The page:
And then there are the wrecks…The Pamir is a 165 ft. cargo ship and is located on the northern most point on the west coast. Upright in a sheltered spot close to shore, the Pamir, sunk in 1985, is intact. The wreck sits perpendicular to the shore with its bow facing to the shore at approximately 50 ft. The deck is approximately 25 ft. This wreck provides fish, fauna, sergeant majors, eels, redlip blennies, and frogfish. The little reef off the bow is home to smaller fish, lobsters, garden eels and rays.
Merlin’s has different coral formations than the other fringe dives. There are a lot of small tropical fish and sea cucumbers here as well as arrow crabs, lobsters, brittle stars, golden spotted eels along with the less unusual tropical fish. Southern Stingrays and Spotted Eagle rays are here too.
One of the most popular of the dive sites on the west coast is Dottins. According to Smith this dive site offers diving for all levels of diving. The depth range from less than 40 ft. on top of the reef to over 100 ft. on both the inside and outside drop offs. Divers will find turtles, Bar Jacks, Yellowtails and Barracuda. The shallow depths on this site make it always light on the reef. Yellow tail snappers and filefish frequent this reef as well as micro fans, arrow crabs, flamingo tongue snails, hermit crabs and various types of worms, especially fan worms.
Jolly Roger Barge
The Jolly Roger Barge is a former party cruise barge. This is a great site to snorkel and there is lots of wildlife including green moray eel, scorpion fish, sea cucumbers. To the south are a second barge and a large anchor. East of the wreck is a small reef that is home to scorpion fish, sea cucumbers, eels, rays, turtles, crabs, lobsters, etc. This site is great for beginners.
Off Fitt’s Village, the “Stav” as it is commonly known, starts at 20 ft. Sargent Majors as well as small worms, arrow crabs, scarlet striped cleaner shrimp, Pederson cleaner shrimp hang out here. The mast is a favorite to groupers and snappers as well as two large French angelfish and occasionally large barracudas and snappers. This dive site is great for photography. Down for over 25 years, this wreck has become a hive of activity. Sea whips, soft and hard corals, sponges and gorgonians cover her masts and upper cabins.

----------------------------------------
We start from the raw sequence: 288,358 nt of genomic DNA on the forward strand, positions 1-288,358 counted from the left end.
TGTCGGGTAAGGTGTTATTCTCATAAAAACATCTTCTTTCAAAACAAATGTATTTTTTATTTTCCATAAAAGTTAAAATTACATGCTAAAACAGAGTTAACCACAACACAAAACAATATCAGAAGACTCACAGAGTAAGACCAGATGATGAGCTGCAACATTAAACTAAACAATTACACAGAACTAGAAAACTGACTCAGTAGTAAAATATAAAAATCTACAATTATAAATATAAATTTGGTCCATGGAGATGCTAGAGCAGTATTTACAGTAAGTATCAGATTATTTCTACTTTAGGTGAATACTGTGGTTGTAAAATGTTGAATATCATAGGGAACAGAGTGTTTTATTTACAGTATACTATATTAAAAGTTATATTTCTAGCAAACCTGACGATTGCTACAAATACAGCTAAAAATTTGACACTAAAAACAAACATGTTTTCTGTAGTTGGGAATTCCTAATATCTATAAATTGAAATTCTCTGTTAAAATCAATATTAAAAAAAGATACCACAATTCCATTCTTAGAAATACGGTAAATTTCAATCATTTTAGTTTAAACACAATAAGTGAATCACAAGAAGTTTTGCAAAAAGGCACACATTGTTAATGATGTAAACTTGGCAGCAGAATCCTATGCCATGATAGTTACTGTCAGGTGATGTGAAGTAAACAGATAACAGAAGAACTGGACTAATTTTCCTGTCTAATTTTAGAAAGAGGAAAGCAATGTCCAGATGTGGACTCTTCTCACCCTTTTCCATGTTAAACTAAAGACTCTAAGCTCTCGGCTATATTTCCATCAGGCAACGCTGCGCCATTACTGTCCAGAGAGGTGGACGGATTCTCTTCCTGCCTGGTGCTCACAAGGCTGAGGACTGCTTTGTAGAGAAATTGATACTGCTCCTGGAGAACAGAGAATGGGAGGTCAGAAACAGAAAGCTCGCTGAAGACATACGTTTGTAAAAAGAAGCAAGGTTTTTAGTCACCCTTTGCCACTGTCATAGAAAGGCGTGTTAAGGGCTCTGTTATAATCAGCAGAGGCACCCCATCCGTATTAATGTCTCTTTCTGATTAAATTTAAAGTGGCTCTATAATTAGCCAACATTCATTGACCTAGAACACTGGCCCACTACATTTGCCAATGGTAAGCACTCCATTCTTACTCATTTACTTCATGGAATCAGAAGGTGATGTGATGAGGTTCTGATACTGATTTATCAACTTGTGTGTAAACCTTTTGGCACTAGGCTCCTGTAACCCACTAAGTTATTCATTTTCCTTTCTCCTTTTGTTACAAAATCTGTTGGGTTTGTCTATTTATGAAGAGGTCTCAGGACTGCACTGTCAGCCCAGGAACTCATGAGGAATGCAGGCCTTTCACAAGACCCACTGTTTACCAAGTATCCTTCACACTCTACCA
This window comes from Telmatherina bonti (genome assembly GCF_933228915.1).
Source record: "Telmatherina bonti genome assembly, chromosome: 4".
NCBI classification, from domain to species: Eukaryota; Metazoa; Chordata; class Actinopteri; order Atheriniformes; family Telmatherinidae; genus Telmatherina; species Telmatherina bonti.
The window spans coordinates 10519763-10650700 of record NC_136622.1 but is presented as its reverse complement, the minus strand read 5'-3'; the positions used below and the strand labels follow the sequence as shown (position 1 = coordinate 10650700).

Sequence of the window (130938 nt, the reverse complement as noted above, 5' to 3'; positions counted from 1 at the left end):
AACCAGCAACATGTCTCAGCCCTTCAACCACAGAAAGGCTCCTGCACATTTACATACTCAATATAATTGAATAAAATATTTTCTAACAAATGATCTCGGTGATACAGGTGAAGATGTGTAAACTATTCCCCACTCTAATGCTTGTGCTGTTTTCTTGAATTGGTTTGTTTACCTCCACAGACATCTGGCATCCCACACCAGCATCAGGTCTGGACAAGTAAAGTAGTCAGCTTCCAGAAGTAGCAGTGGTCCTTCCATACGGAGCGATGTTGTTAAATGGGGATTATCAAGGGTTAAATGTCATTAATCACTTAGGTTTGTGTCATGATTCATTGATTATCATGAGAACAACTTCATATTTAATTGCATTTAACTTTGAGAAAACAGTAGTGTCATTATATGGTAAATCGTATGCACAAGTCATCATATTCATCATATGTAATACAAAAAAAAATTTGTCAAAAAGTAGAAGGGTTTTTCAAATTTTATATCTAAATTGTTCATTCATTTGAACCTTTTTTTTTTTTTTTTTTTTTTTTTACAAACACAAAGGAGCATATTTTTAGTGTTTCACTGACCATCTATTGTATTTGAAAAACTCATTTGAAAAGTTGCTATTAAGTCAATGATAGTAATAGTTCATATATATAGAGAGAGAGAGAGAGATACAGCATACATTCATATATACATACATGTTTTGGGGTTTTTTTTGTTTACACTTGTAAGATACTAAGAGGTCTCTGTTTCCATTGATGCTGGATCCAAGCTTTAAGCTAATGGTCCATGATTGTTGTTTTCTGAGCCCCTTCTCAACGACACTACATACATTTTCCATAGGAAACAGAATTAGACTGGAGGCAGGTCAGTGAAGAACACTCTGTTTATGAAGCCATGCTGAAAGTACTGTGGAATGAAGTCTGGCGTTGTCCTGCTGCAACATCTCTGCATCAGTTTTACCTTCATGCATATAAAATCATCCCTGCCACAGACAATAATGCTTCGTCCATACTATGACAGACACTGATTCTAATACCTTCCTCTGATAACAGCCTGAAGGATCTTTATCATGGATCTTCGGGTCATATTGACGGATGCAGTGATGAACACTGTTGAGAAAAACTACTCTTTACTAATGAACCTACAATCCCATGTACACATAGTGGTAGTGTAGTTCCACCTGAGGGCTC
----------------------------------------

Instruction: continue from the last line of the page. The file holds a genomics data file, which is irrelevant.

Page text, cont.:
Carlisle Bay has a number of wrecks. Divers often come to Barbados just to dive the Bay. Here is a sampling…
Berwyn- 25 -70 ft. long World War French Tug boat damaged by German U-boat and scuttled by her crew in 1919.
Ce-Trek - 45 ft. a derelict boat used to haul cement sunk in January 1986 and has attracted lots of marine life.
Marion Wolf -30 ft. wooden fishing boat and the only wreck not intentionally sunk. Went down at its mooring during Hurricane Janet in 1955, All that’s left is the keel.
Ellon –110 ft. freighter sunk June, 1996. The ship was a former drug boat, and has been tied up for 6 years. The wreck is easily accessible for penetration.
Bajan Queen - She was Barbados’ first tug boat “Pelican” when the Bridgetown Harbor was being constructed in the 1960’s. One decade later, as more modern tugboats were purchased; the Bajan Queen was converted into a “Party Boat” which holds many memories for thousands of Barbadians. She was sunk in 2002.
These are just some of the hundreds of dive sites that Barbados has to offer. So whether you are a single diver or a family of divers and snorkelers, Barbados may well be the perfect dive destination.
If you are interested in plunging to Barbados, check out our friends at Franko's Maps for more valuable information!
|Book Barbados Now!
|Barbados Dive Operators Association
|The Dive Shop
|Eco Dive Barbados
|Hightide Water Sports
|Oceansports Technical Diving Ltd.
|Reefers and Wreckers
|Rogers Scuba Shak
|Scotch and Soda
|West Side Scuba Center